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Independent Study Project

Once you start learning about Chicago’s complex past and current opportunities, you may find that you have more questions than answers.

The independent study project (ISP) gives you the space to explore an aspect of the city that fascinates you with the support of a Chicago Program faculty member. All students on the semester-long Chicago Program complete an ISP.

When designing your ISP, think outside the box and go beyond a traditional research paper. The project gives you the freedom to engage with the community and focus your research on the experiences you have right here in Chicago.

Students have produced music and visual art inspired by the city, written novels and poetry, completed service projects, “followed the money” to investigate how Chicago’s tax system privileges the wealthy, and collaborated with activists throughout the city as a part of their ISPs.

You’ll spend the first few weeks of the program engaging your creativity, exploring a variety of topics, and focusing in on what you’d like to study for your ISP. The second half of the semester gives you the flexibility to self-design your ISP as you learn from experts and connect your project to themes drawn from your seminars and internship.

While every ISP is unique, student projects do tend to fall under three broad categories: art, social justice, and business/entrepreneurship.

Past Projects

Jump to: Arts, Entrepreneurship, or Social Justice and Urban Studies


  • Lake Michigan Fills My Potholes (2013)
    Student developed a multi-media exploration of Lake Michigan, including an embroidered fabric work, a collage, and a video.  The video depicts the artist playing her flute as a tribute to Lake Michigan, a body of water that sustains her and buoys her when she's lacking in other aspects of her life.  The collage uses photocopies of book spines from the Harold Washington Library contrasted with reflected images of Lake Michigan and the embroidery depicts a particularly choppy day on the lake embellished with multi-colored string.  
  • Writing Prompts from Chicago Writers (2013)
    Student focused on experiential exercises and dedicated time to attending book readings and requesting writing prompts. The readings related to Chicago in some meaningful way and then the authors were approached for a request of a writing prompt, which were then used as fodder for a response piece.  
  • Bank on Raining: An Homage to the Chicago Jungle (2013) 
    Student developed a poetry chapbook/zine juxtaposing found text poems and personal narrative prose.  The text was generated by sifting through a copy of Upton Sinclair's "The Jungle", working in a subtractive method to mine reduced, poetic nuggets from the longer work.  These fragmentary poems were contrasted with short-form prose works exploring the artist's time in Chicago.  
  • Memoirs of Monarch (2013)
    Student created an initial set of non-fiction stories to be developed into a longer form memoir expressing the multiple experiences of being undocumented in the US. Inspired by Chicago sources (Joseph Cornell and Thorne Miniatures, James Lloyd Bright, etc.), the stories grapple with memory, politics, personal narrative, and transformation.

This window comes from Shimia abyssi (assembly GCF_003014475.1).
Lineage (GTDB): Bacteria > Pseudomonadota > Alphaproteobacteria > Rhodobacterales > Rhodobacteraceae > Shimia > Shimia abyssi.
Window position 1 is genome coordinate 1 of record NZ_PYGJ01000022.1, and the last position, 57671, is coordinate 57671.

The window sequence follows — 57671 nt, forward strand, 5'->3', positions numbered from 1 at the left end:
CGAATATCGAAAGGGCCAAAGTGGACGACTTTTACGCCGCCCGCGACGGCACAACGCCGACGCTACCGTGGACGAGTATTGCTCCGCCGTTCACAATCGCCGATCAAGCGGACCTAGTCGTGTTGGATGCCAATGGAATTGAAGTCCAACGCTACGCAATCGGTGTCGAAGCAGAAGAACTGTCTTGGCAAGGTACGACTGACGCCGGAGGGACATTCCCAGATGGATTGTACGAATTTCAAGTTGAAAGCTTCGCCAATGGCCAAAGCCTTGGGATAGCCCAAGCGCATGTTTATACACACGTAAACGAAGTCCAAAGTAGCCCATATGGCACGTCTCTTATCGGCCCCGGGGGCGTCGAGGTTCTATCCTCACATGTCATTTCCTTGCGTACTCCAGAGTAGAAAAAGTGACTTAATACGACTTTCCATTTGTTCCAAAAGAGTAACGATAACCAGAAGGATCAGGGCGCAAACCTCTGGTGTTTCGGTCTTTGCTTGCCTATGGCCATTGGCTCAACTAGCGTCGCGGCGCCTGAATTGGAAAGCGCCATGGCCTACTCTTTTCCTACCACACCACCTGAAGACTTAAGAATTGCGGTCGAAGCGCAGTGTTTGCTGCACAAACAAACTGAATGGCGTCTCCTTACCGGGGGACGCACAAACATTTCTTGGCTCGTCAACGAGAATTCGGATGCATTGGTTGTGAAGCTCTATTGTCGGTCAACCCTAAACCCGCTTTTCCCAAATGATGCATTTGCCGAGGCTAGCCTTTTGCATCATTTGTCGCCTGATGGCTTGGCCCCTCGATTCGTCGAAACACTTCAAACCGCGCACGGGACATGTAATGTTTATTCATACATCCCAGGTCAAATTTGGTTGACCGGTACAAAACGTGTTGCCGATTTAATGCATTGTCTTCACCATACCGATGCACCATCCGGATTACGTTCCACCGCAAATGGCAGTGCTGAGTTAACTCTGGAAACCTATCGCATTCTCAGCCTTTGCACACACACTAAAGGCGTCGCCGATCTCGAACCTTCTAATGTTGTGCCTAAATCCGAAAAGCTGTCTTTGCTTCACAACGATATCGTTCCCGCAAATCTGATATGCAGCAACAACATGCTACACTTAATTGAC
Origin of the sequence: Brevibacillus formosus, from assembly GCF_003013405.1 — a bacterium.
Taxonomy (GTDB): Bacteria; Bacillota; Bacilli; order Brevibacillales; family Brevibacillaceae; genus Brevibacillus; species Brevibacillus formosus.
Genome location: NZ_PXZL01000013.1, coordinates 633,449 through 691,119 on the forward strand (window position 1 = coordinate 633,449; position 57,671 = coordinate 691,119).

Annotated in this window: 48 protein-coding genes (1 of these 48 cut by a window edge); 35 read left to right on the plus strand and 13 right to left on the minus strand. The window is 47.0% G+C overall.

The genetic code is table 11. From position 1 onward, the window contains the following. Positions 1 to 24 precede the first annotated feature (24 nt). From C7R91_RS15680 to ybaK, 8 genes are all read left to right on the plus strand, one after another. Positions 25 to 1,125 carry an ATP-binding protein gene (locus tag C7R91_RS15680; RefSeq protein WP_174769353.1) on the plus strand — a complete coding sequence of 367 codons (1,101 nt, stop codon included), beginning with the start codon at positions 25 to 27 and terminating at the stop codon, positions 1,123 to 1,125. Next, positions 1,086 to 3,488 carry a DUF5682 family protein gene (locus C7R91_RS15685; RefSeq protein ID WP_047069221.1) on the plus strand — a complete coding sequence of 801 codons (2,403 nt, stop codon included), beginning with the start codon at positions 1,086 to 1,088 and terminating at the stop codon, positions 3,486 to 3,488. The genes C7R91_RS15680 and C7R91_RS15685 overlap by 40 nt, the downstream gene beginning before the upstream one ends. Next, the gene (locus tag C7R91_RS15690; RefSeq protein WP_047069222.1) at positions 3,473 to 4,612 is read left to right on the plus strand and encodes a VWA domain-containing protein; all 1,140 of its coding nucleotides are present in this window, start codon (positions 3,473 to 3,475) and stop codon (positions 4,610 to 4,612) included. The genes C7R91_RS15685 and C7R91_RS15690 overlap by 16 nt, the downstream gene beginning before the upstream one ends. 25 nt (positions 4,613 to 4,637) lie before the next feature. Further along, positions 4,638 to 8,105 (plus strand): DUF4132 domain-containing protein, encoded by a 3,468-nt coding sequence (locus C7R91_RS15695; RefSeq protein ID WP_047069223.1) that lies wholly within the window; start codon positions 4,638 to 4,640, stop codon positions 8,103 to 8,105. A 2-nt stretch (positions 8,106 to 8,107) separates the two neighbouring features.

• Art, Appropriation, and Mental Health  (2012)
    The student drew inspiration for her creative project from her work with her internship site, where they focus on the relationship between art and mental health.  Student also identified early in the semester that many practitioners in Chicago rely heavily on appropriation techniques.  Ultimately, she presented an 8-minute video at the end of semester arts festival that collaged together a plethora of YouTube clips featuring subjects expounding upon art and mental health issues.  She learned video editing software to cut and re-mix the clips into an engaging video.  She presented the video in tandem with an intimate, personal portrayal of digital support relationships.
  • A Survey of Chicago Public Art (2012)
    The student conducted a research project exploring various types of public art in Chicago and traced their funding sources.  She utilized various library collections and public databases to gather information.  She also attended several community meetings deciding on future commissions and interviewed a variety of subjects at governmental and non-governmental arts institutions.  She ultimately presented her thesis at the end of semester arts festival where she argued for a greater consideration of public art that includes new genre practices alongside traditional, large-scale sculpture.  
  • In Memories Of.....(2012)
     The student created an autobiographical video detailing a particularly traumatic experience in her life and its aftermath.  To tell her story, she ritualistically told the story on camera every day for 6 weeks to try to remember greater detail and obtain a range of emotions.  She also conducted extensive research of  previously unavailable materials and taught herself video editing processes to construct the piece.  The student ultimately presented a 10-minute video to the audience at the end of semester arts festival.
  • Breaking News (2012)
    The student integrated herself deeply into the Chicago poetry community, completing an internship with Young Chicago Authors and performing at many different poetry presentations.  In an attempt to foster greater community and support systems for these artists, she created her own show entitled "Breaking News".  She invited poets, videographers, and musicians to respond to events that occurred in the previous month and present their work to an audience.  The student completely curated, organized, promoted, and executed a live arts show at an established venue.  She hopes to use this experience as a dry run for future iterations of this monthly poetry series.